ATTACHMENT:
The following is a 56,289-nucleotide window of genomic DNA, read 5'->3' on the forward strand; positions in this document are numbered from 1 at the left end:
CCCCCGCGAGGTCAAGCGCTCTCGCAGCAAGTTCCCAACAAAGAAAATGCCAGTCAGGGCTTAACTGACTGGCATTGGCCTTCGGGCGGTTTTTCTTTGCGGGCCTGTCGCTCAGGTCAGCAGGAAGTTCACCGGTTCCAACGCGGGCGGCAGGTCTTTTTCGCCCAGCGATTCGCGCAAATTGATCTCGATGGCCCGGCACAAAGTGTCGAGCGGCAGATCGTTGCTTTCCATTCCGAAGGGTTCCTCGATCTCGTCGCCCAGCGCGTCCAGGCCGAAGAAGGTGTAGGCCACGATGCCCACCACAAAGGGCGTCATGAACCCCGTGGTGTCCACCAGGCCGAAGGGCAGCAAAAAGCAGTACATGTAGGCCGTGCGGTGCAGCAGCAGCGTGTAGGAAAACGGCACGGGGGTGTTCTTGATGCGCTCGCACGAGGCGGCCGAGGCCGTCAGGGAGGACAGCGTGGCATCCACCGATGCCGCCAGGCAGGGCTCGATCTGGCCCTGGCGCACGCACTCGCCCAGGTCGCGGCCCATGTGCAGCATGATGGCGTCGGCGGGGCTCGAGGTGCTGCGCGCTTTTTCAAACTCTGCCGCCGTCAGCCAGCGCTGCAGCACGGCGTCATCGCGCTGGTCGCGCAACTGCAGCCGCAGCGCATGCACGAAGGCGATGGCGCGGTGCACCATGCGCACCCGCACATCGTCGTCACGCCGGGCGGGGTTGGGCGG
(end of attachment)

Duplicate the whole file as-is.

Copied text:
The following is a 56,289-nucleotide window of genomic DNA, read 5'->3' on the forward strand; positions in this document are numbered from 1 at the left end:
CCCCCGCGAGGTCAAGCGCTCTCGCAGCAAGTTCCCAACAAAGAAAATGCCAGTCAGGGCTTAACTGACTGGCATTGGCCTTCGGGCGGTTTTTCTTTGCGGGCCTGTCGCTCAGGTCAGCAGGAAGTTCACCGGTTCCAACGCGGGCGGCAGGTCTTTTTCGCCCAGCGATTCGCGCAAATTGATCTCGATGGCCCGGCACAAAGTGTCGAGCGGCAGATCGTTGCTTTCCATTCCGAAGGGTTCCTCGATCTCGTCGCCCAGCGCGTCCAGGCCGAAGAAGGTGTAGGCCACGATGCCCACCACAAAGGGCGTCATGAACCCCGTGGTGTCCACCAGGCCGAAGGGCAGCAAAAAGCAGTACATGTAGGCCGTGCGGTGCAGCAGCAGCGTGTAGGAAAACGGCACGGGGGTGTTCTTGATGCGCTCGCACGAGGCGGCCGAGGCCGTCAGGGAGGACAGCGTGGCATCCACCGATGCCGCCAGGCAGGGCTCGATCTGGCCCTGGCGCACGCACTCGCCCAGGTCGCGGCCCATGTGCAGCATGATGGCGTCGGCGGGGCTCGAGGTGCTGCGCGCTTTTTCAAACTCTGCCGCCGTCAGCCAGCGCTGCAGCACGGCGTCATCGCGCTGGTCGCGCAACTGCAGCCGCAGCGCATGCACGAAGGCGATGGCGCGGTGCACCATGCGCACCCGCACATCGTCGTCACGCCGGGCGGGGTTGGGCGG